For this particular exercise for the California State University at Monterey Bay, the client asked for a version of the illustrative plan with the roof plan shown and building shadow for depth.
(Above) Google Earth Shot. Locate the project area that shows the building and contextual site elements. CSUMB sits in a flat site that is surrounded by groves of trees and open brush. Some of the landscape forms and parking layouts had changed during the design process, but all we want for this exercise is the actual building to extract from.
(Above) Turn on 3D Building View. In the tool/navigation bar in Google Earth, turn on the 3D view in order to extrude the building view. This is helpful because when a 3D model is built for Google Earth view, these buildings tend to show a bit more detail especially in the birds-eye view mode.
(Above) Overlay Google Earth View. In Google Earth, save the image at the highest image quality and bring into your illustrative plan in Photoshop or Illustrator.
(Above) Clip and Drop Shadow in Photoshop. In Adobe Photoshop, clip out and isolate the building to be inserted into your illustrative plan. On the building layer, double click the layer to access the layer style panel. By clicking on the Drop Shadow style, you can adjust the depth/height of the shadow which gives the illusion of the building shadow over the site landscape. You can change the angle, opacity, spread, and even color in this panel. Be sure that the building shadow matches the existing shadows of the trees so everything is consistent.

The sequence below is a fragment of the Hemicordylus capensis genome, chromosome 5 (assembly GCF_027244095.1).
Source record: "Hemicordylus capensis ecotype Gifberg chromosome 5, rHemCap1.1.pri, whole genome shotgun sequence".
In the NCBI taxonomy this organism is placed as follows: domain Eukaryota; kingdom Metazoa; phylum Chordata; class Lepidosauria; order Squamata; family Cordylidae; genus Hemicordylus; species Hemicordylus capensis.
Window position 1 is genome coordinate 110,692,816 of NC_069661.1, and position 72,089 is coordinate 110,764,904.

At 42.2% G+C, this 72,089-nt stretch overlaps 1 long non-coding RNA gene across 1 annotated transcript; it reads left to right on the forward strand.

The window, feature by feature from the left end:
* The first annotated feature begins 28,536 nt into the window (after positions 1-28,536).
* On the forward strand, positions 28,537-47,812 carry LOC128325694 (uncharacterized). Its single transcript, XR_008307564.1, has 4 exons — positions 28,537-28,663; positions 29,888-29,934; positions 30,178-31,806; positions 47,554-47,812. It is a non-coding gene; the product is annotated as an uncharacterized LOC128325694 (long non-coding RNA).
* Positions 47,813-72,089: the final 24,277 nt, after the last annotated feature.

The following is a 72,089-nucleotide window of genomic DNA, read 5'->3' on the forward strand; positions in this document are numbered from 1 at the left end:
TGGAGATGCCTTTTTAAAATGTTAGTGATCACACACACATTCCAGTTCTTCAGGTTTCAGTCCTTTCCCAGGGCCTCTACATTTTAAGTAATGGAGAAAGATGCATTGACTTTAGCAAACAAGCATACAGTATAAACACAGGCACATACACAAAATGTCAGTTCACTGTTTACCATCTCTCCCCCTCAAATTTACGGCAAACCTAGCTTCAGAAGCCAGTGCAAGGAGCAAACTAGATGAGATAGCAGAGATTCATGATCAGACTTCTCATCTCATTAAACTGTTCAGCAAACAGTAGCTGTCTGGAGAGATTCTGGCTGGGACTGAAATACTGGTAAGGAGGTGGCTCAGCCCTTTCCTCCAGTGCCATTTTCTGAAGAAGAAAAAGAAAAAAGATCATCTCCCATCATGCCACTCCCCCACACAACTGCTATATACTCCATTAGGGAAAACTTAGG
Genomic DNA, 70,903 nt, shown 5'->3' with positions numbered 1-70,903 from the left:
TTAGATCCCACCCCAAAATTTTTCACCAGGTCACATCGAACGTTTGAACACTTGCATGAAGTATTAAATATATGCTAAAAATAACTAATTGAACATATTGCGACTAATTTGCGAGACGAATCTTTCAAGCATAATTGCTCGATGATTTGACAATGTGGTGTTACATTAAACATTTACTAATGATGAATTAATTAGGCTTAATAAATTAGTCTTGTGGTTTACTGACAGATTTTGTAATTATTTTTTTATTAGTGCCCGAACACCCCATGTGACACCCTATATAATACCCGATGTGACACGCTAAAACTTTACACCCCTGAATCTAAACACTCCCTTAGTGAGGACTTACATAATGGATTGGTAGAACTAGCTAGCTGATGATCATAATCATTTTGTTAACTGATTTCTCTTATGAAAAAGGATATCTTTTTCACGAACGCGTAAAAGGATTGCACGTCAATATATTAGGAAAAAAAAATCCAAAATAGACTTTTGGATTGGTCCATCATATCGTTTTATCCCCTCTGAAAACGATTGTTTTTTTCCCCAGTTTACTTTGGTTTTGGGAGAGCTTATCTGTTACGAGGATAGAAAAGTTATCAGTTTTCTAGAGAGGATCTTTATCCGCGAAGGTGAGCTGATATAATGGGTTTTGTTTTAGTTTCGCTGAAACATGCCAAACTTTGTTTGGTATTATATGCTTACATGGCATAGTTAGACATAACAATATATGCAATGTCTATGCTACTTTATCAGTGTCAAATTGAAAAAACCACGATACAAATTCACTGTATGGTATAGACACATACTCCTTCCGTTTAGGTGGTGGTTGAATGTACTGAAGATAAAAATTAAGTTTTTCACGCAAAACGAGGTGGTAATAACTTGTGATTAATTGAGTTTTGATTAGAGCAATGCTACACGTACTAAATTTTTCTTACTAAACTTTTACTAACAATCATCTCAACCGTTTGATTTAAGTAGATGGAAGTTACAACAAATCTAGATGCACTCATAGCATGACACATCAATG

(Above) Final Touches. In Photoshop, you can adjust the filters, layer order, and opacities to balance out the overall illustrative site plan. With filters, you can make the roof plan look like a sketch, watercolor, paint daubs, etc. You can then export the final artwork as a jpeg to insert into a presentation or send to your client for their use.
The overall process should only take 30 minutes to an hour if the source files are readily available and you have good understanding of photoshop and layer management. I hope you found this blog helpful and informational. If you have specific questions about any particular parts of this process, just send me a message.